Halton is once again Canada’s safest regional municipality – with a population of 100,000 or more – for the eighth straight year, according to Statistics Canada’s annual report on crime in Canada.
“This longstanding distinction could not be achieved without the continuous efforts of our uniform officers and the support of, and strong partnerships with, Halton’s citizens – the true ambassadors of our great Region”, said Police Chief Stephen Tanner.
“Through effective and efficient police operations and citizen engagement, we are well positioned to maintain our reputation as Canada’s safest regional municipality to live, work, raise a family and retire for many years to come.”
The report, entitled “Police-reported crime statistics in Canada, 2016”, provides a detailed overview of crime statistics as reported by police services across the country.
The data was recently released, finding Halton Region:
• Had the lowest Crime Severity Index* (CSI), Violent Crime Severity Index and Non-Violent Crime Severity Index when compared to Ontario’s ‘Big 12’ police services;
• Maintained the lowest values for each of the indices for eight straight reporting years (2009 – 2016);
• Had the lowest overall crime rate, violent crime rate, and property crime rate among Ontario’s ‘Big 12’ police services;
• Had the highest weighted clearance rate (49.8 per cent) of the same ‘Big 12’.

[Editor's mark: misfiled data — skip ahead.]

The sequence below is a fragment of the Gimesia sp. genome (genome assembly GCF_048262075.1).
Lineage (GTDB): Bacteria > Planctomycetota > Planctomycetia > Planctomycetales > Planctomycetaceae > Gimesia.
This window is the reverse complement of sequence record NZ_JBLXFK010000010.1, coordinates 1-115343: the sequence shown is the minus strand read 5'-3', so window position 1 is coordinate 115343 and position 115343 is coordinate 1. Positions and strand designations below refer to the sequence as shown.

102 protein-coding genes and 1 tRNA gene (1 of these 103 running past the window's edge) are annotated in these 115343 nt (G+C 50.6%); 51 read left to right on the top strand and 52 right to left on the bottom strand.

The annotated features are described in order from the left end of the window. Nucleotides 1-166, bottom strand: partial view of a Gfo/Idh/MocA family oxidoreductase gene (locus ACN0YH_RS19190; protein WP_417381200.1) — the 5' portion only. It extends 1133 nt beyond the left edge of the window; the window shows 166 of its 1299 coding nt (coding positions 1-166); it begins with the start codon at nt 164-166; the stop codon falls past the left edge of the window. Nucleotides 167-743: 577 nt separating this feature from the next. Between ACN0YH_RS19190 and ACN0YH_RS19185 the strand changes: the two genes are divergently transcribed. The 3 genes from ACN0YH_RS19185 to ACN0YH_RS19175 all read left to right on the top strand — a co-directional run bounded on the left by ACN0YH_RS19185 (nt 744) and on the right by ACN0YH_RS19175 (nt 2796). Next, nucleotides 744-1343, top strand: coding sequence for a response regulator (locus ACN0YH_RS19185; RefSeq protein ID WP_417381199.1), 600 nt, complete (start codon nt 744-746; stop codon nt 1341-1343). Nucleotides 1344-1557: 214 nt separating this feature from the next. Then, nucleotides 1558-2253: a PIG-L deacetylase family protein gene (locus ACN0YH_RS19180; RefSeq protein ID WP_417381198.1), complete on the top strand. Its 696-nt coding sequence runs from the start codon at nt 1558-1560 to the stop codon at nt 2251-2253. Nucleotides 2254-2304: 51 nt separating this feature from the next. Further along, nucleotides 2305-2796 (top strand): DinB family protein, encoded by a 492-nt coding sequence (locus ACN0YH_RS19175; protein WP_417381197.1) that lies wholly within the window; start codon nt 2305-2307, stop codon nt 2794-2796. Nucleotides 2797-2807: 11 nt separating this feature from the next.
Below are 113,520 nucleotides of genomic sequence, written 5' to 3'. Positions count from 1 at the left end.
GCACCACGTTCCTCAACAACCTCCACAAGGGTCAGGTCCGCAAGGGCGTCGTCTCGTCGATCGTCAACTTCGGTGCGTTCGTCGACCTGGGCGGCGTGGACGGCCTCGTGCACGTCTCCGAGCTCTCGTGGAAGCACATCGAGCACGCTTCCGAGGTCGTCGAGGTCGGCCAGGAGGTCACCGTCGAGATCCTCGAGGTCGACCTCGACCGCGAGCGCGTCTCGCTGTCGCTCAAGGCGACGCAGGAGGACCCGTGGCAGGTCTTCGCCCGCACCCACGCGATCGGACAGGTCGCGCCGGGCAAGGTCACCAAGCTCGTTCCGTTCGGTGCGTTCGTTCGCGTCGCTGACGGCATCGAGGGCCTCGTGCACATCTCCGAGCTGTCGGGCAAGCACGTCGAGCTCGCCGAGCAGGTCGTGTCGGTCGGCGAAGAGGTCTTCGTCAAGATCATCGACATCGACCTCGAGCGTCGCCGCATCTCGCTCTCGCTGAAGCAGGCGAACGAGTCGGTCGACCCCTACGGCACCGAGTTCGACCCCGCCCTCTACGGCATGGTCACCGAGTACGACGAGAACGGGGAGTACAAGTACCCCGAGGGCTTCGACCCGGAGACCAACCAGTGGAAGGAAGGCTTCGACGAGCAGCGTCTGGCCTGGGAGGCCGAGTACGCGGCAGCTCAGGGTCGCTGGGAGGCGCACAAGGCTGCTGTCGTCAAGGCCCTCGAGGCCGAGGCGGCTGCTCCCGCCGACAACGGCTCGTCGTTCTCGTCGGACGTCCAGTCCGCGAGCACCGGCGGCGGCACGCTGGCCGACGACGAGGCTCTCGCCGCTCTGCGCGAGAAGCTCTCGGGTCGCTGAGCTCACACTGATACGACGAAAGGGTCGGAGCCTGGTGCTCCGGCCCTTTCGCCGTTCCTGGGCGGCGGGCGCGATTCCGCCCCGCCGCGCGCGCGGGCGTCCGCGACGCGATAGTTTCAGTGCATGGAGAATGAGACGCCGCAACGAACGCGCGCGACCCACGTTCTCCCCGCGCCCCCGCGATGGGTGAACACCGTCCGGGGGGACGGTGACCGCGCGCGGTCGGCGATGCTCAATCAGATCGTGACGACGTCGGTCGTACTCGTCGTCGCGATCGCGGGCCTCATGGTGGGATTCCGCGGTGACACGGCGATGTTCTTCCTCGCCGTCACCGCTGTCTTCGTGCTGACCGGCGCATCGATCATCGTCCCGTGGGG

Nationally, Halton ranked 298 out of a total of 305 police services in terms of its overall Crime Severity Index. Only seven communities in Canada with populations greater than 10,000 have lower overall CSI values.
While policing fundamentals such as crime prevention and enforcement remained a mainstay of everyday operations in 2016, HRPS has enhanced its capacity to serve members of the public through new, community-based approaches to issues related to traffic, crime, mental health and addiction, crime prevention and vulnerable persons.
This innovative and integrated strategy is the foundation of Halton’s Community Safety and Well-being Plan, which the service has been developing in collaboration with its valued community partners, and which is slated to officially launch later this year.
HRPS is committed to a ‘community first’ policing philosophy that focuses on incorporating the four pillars of (community) safety and well-being into service priorities: emergency response, risk intervention, prevention, and social development.
Statistics Canada introduced the CSI in 2009 as a measure of severity of crimes committed in Canada. Crimes are assigned “seriousness weights” which are determined by the number of people convicted of the crime who spend time in jail, and how much jail time those individuals serve. To calculate the CSI, the number of incidents for each offence is multiplied by the weight of that offence.